I've tried. Build and they come, they say. I released Piperka's source code when it became feasible and I convinced myself to take the leap, inviting people to participate, and that's gone nowhere. One thing that I should have done already back then would be to arrange some other point of communication besides emailing me, personally. I've set up a public development mailing list, feel free to join to say what you'd like to see fixed or improved, or just follow along. A blog is fine for (sadly, infrequent) announcements but I hope that a mailing list would lend itself to a more open discussion.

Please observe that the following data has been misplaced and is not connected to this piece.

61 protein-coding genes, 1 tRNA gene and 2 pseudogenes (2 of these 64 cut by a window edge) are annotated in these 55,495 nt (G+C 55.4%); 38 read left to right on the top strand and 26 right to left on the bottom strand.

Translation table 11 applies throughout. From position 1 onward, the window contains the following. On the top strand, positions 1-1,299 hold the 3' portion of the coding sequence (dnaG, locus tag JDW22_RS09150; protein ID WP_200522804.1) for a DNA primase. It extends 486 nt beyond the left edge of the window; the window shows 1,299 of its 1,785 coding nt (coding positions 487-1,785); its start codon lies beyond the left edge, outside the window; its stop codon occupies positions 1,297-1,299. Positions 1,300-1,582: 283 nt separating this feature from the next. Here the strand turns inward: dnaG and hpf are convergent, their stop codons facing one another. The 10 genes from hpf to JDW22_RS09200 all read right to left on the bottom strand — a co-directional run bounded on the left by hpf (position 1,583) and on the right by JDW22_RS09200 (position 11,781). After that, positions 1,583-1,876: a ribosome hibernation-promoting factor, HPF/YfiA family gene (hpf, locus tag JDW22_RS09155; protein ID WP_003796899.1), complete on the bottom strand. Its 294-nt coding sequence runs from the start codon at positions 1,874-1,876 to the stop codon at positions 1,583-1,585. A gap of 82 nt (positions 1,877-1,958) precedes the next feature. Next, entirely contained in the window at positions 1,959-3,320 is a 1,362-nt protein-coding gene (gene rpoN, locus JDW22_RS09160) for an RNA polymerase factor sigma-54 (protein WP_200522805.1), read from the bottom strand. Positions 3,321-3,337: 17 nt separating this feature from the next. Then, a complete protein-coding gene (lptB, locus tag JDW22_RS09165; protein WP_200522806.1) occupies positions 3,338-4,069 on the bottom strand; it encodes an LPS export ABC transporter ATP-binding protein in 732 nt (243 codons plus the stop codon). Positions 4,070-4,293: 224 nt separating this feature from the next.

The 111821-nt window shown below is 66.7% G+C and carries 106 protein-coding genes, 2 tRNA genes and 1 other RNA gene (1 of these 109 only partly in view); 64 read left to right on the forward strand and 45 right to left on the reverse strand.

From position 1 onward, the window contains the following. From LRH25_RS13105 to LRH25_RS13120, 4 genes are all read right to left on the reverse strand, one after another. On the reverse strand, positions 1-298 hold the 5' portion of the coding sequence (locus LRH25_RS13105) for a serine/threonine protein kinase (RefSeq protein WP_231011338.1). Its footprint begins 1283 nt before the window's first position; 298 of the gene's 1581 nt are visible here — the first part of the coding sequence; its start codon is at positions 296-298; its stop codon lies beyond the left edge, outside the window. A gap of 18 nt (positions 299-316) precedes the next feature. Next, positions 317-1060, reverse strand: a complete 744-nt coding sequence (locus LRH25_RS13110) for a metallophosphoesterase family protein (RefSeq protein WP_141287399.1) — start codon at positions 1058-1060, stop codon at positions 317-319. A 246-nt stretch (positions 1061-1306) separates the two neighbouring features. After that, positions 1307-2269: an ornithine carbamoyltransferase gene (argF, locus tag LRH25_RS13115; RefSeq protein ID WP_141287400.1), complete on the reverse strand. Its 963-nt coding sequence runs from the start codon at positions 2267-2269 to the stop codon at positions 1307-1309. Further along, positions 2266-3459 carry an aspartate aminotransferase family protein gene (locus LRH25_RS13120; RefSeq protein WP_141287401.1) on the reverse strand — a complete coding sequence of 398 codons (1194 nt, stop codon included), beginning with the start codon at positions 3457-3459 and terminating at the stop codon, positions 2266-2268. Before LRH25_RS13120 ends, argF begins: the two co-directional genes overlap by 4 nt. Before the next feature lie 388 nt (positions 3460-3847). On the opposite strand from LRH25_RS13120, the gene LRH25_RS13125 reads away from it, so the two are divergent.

So far, Piperka's story hasn't been that of the stone soup. It's been all me. I could have tried to commercialize it, but that's not the route that I wanted to try to take. I could have made look all serious and rename it as something less whimsical, as something that actually had something to do with web comics, but I didn't want to. Piperka's quirky and odd and so personal that there are days when I feel like taking it down just to avoid having others look at it, and I like it that way. I'm not sure how trying to get others to participate in running a web site would even work. I can release the source code but there will still be only one Piperka, which I control. That's something I can't even try to meaningfully change before the support would be there.